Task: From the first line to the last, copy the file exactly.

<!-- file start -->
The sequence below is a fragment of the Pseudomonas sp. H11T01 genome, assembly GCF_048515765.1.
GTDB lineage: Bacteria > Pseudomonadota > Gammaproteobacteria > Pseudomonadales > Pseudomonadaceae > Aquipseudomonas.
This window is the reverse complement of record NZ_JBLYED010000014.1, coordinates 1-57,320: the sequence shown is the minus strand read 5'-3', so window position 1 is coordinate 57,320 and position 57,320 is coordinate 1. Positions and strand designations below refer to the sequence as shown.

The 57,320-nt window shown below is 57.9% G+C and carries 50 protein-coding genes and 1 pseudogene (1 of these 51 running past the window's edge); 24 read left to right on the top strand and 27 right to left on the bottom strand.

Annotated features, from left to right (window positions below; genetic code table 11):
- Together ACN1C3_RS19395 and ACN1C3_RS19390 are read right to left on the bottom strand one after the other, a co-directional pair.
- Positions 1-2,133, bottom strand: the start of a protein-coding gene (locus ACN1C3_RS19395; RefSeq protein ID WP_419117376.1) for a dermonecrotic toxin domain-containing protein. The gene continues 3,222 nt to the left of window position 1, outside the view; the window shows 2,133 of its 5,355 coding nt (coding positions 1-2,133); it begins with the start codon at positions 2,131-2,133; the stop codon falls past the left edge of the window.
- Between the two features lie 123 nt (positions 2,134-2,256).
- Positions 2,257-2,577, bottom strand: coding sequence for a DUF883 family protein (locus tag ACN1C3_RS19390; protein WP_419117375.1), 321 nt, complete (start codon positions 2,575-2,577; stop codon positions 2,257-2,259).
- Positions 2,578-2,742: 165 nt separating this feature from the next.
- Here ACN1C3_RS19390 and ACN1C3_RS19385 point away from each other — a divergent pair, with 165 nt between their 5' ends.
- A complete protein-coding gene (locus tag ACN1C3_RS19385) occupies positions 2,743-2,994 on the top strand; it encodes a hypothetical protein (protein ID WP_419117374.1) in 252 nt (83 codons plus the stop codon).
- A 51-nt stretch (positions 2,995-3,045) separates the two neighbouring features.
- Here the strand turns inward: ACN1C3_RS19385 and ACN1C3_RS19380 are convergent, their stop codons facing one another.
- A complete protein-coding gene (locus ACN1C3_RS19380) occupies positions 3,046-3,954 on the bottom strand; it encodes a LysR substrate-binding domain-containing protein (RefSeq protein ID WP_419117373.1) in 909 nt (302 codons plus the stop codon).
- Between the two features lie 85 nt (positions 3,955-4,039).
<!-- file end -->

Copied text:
The sequence below is a fragment of the Pseudomonas sp. H11T01 genome, assembly GCF_048515765.1.
GTDB lineage: Bacteria > Pseudomonadota > Gammaproteobacteria > Pseudomonadales > Pseudomonadaceae > Aquipseudomonas.
This window is the reverse complement of record NZ_JBLYED010000014.1, coordinates 1-57,320: the sequence shown is the minus strand read 5'-3', so window position 1 is coordinate 57,320 and position 57,320 is coordinate 1. Positions and strand designations below refer to the sequence as shown.

The 57,320-nt window shown below is 57.9% G+C and carries 50 protein-coding genes and 1 pseudogene (1 of these 51 running past the window's edge); 24 read left to right on the top strand and 27 right to left on the bottom strand.

Annotated features, from left to right (window positions below; genetic code table 11):
- Together ACN1C3_RS19395 and ACN1C3_RS19390 are read right to left on the bottom strand one after the other, a co-directional pair.
- Positions 1-2,133, bottom strand: the start of a protein-coding gene (locus ACN1C3_RS19395; RefSeq protein ID WP_419117376.1) for a dermonecrotic toxin domain-containing protein. The gene continues 3,222 nt to the left of window position 1, outside the view; the window shows 2,133 of its 5,355 coding nt (coding positions 1-2,133); it begins with the start codon at positions 2,131-2,133; the stop codon falls past the left edge of the window.
- Between the two features lie 123 nt (positions 2,134-2,256).
- Positions 2,257-2,577, bottom strand: coding sequence for a DUF883 family protein (locus tag ACN1C3_RS19390; protein WP_419117375.1), 321 nt, complete (start codon positions 2,575-2,577; stop codon positions 2,257-2,259).
- Positions 2,578-2,742: 165 nt separating this feature from the next.
- Here ACN1C3_RS19390 and ACN1C3_RS19385 point away from each other — a divergent pair, with 165 nt between their 5' ends.
- A complete protein-coding gene (locus tag ACN1C3_RS19385) occupies positions 2,743-2,994 on the top strand; it encodes a hypothetical protein (protein ID WP_419117374.1) in 252 nt (83 codons plus the stop codon).
- A 51-nt stretch (positions 2,995-3,045) separates the two neighbouring features.
- Here the strand turns inward: ACN1C3_RS19385 and ACN1C3_RS19380 are convergent, their stop codons facing one another.
- A complete protein-coding gene (locus ACN1C3_RS19380) occupies positions 3,046-3,954 on the bottom strand; it encodes a LysR substrate-binding domain-containing protein (RefSeq protein ID WP_419117373.1) in 909 nt (302 codons plus the stop codon).
- Between the two features lie 85 nt (positions 3,955-4,039).